I proceed now to more substantial issues. The proceeding is one in rem, that is, against the thing, in this case the ship. Admiralty Rule 18 provides that a proceeding commenced as an action in personam shall not be commenced by the same initiating process as that by which a proceeding is commenced as an action in rem. The originating process, the writ, has never been served on Ecomar.  The substantial question before me is whether, in these circumstances, Ecomar is entitled, without first filing an appearance, to apply to the Court for the release of the ship pursuant to Admiralty Rule 52(1) on the basis that the Court lacked jurisdiction to issue the writ.  Ecomar wishes not to file an appearance, apparently on the basis that such a filing would, notwithstanding Admiralty Rule 18, give the proceeding the additional character of a proceeding in personam against Ecomar.

Ecomar supports a positive answer, while the plaintiff and the master and crew support a negative one, to the question to which I have referred. 

1.         Is Ecomar a “party to the proceeding” within Admiralty Rule 52(1)? 

The plaintiff and the master and crew submit that, not having been served, Ecomar is not yet a “party to the proceeding”.  I disagree.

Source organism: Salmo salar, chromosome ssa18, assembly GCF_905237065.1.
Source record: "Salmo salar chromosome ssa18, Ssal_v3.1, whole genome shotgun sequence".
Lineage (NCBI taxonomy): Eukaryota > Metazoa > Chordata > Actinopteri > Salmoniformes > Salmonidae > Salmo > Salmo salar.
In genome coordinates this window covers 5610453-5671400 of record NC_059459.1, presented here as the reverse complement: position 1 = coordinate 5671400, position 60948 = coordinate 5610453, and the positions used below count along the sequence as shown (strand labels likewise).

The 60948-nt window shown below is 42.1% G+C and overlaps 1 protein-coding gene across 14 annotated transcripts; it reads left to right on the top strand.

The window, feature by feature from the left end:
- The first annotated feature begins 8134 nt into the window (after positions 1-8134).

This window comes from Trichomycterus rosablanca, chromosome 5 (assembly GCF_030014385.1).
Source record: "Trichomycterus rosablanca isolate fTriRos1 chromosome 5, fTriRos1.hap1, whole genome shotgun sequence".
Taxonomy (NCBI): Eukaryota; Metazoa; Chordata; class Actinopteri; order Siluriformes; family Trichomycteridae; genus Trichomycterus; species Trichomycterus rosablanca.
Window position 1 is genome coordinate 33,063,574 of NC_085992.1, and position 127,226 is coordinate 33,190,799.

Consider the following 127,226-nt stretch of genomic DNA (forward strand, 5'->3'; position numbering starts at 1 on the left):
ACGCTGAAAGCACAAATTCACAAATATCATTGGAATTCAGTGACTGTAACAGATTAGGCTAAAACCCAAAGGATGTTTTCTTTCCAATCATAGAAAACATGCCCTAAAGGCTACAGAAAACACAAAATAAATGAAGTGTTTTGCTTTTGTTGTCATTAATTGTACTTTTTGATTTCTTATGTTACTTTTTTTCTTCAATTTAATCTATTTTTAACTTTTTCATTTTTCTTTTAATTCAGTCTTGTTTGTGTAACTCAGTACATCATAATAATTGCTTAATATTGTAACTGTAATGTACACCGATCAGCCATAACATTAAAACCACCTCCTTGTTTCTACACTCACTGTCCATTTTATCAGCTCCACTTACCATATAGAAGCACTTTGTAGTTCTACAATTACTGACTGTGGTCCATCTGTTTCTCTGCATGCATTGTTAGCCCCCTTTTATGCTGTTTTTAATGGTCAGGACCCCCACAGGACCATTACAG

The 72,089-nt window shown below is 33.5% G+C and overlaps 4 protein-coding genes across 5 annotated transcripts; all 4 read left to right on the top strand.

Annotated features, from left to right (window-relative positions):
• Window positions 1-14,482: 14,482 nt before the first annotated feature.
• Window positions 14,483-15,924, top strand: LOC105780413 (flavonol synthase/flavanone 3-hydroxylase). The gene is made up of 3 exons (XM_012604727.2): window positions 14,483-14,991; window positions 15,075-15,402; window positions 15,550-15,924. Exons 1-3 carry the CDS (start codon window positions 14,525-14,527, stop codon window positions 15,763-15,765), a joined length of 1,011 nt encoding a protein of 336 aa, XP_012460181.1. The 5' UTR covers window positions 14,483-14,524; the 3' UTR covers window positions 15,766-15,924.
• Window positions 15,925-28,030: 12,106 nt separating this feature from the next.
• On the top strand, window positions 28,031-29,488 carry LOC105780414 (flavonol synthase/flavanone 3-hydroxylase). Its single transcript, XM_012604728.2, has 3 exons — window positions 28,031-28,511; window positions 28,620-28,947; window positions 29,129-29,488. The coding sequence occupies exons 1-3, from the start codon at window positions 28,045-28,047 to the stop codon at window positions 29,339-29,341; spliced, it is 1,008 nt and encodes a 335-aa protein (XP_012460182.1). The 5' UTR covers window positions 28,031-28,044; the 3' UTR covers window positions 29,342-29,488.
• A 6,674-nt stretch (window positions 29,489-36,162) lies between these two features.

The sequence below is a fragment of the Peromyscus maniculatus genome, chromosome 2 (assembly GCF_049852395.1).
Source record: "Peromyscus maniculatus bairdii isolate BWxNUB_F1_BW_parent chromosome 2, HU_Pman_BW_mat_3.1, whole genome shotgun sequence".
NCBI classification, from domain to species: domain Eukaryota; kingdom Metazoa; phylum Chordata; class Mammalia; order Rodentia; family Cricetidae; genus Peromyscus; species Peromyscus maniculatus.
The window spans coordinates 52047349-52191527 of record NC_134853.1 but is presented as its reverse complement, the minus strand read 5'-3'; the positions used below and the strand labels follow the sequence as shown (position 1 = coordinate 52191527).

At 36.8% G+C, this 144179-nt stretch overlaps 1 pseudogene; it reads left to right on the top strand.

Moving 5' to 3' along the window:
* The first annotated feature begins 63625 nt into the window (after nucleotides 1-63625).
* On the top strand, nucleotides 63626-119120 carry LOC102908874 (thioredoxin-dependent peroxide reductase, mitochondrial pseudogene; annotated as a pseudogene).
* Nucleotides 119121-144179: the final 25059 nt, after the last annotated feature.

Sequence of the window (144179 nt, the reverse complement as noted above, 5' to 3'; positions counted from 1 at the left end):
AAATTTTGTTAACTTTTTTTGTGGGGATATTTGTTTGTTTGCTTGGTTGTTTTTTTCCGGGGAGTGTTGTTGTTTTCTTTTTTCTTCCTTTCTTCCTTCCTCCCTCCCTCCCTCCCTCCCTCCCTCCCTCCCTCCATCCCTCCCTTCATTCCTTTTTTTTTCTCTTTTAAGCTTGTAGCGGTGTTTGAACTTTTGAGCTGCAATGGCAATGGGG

The expression “party to the proceeding” is not defined in the Admiralty Act 1988 (Cth) or the Admiralty Rules, but there are many indications that, having been named as a defendant, Ecomar is already a party to the proceeding.  Part III of the Admiralty Rules is headed “PARTIES”.  The first Rule in that Part, r 15, is as follows:

“15(1)Initiating process in a proceeding commenced as an action in rem shall specify a relevant person in relation to the maritime claim concerned as a defendant. 

    (2)   A relevant person may be specified by reference to ownership of, or other relevant relationship with, the ship or other property concerned.”

Of course, the word “defendant” identifies a well known class of party. 

Rule 17(1)(a) is as follows:  

“17(1)  The powers of a court in relation to amendment of process and joinder of parties extend to making an order, on such terms as are just:

            (a)        substituting for a defendant identified in accordance with subrule 15(2) another person...”.

This provision assumes that a person specified as “defendant” under r 15 (2) is necessarily a party and that a person substituted for that person is also a party, any question of the service of process or of the filing of an appearance being irrelevant to the identity of a “party”.